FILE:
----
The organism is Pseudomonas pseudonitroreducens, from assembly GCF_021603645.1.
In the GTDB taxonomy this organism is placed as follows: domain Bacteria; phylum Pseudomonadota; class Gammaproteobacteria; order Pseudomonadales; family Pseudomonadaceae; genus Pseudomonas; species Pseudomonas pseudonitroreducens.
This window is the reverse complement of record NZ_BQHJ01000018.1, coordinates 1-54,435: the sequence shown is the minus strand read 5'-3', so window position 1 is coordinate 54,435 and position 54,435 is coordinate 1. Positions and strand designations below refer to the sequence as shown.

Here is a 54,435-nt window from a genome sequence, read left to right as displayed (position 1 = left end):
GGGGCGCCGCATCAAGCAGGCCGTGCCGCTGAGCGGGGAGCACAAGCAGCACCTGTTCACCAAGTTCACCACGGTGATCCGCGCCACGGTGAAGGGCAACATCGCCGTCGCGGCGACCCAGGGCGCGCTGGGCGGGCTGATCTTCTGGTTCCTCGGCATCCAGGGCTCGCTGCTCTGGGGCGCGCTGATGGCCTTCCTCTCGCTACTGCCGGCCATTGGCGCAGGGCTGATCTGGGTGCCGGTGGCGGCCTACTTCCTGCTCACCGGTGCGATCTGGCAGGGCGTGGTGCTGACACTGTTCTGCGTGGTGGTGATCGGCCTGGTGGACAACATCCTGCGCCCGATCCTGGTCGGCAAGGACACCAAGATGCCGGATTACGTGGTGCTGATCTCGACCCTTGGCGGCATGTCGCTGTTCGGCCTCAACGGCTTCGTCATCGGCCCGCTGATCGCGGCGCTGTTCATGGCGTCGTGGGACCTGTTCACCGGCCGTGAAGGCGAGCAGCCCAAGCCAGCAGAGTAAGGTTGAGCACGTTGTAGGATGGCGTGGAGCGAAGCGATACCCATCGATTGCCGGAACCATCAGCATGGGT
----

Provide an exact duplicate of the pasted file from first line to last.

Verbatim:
The organism is Pseudomonas pseudonitroreducens, from assembly GCF_021603645.1.
In the GTDB taxonomy this organism is placed as follows: domain Bacteria; phylum Pseudomonadota; class Gammaproteobacteria; order Pseudomonadales; family Pseudomonadaceae; genus Pseudomonas; species Pseudomonas pseudonitroreducens.
This window is the reverse complement of record NZ_BQHJ01000018.1, coordinates 1-54,435: the sequence shown is the minus strand read 5'-3', so window position 1 is coordinate 54,435 and position 54,435 is coordinate 1. Positions and strand designations below refer to the sequence as shown.

Here is a 54,435-nt window from a genome sequence, read left to right as displayed (position 1 = left end):
GGGGCGCCGCATCAAGCAGGCCGTGCCGCTGAGCGGGGAGCACAAGCAGCACCTGTTCACCAAGTTCACCACGGTGATCCGCGCCACGGTGAAGGGCAACATCGCCGTCGCGGCGACCCAGGGCGCGCTGGGCGGGCTGATCTTCTGGTTCCTCGGCATCCAGGGCTCGCTGCTCTGGGGCGCGCTGATGGCCTTCCTCTCGCTACTGCCGGCCATTGGCGCAGGGCTGATCTGGGTGCCGGTGGCGGCCTACTTCCTGCTCACCGGTGCGATCTGGCAGGGCGTGGTGCTGACACTGTTCTGCGTGGTGGTGATCGGCCTGGTGGACAACATCCTGCGCCCGATCCTGGTCGGCAAGGACACCAAGATGCCGGATTACGTGGTGCTGATCTCGACCCTTGGCGGCATGTCGCTGTTCGGCCTCAACGGCTTCGTCATCGGCCCGCTGATCGCGGCGCTGTTCATGGCGTCGTGGGACCTGTTCACCGGCCGTGAAGGCGAGCAGCCCAAGCCAGCAGAGTAAGGTTGAGCACGTTGTAGGATGGCGTGGAGCGAAGCGATACCCATCGATTGCCGGAACCATCAGCATGGGT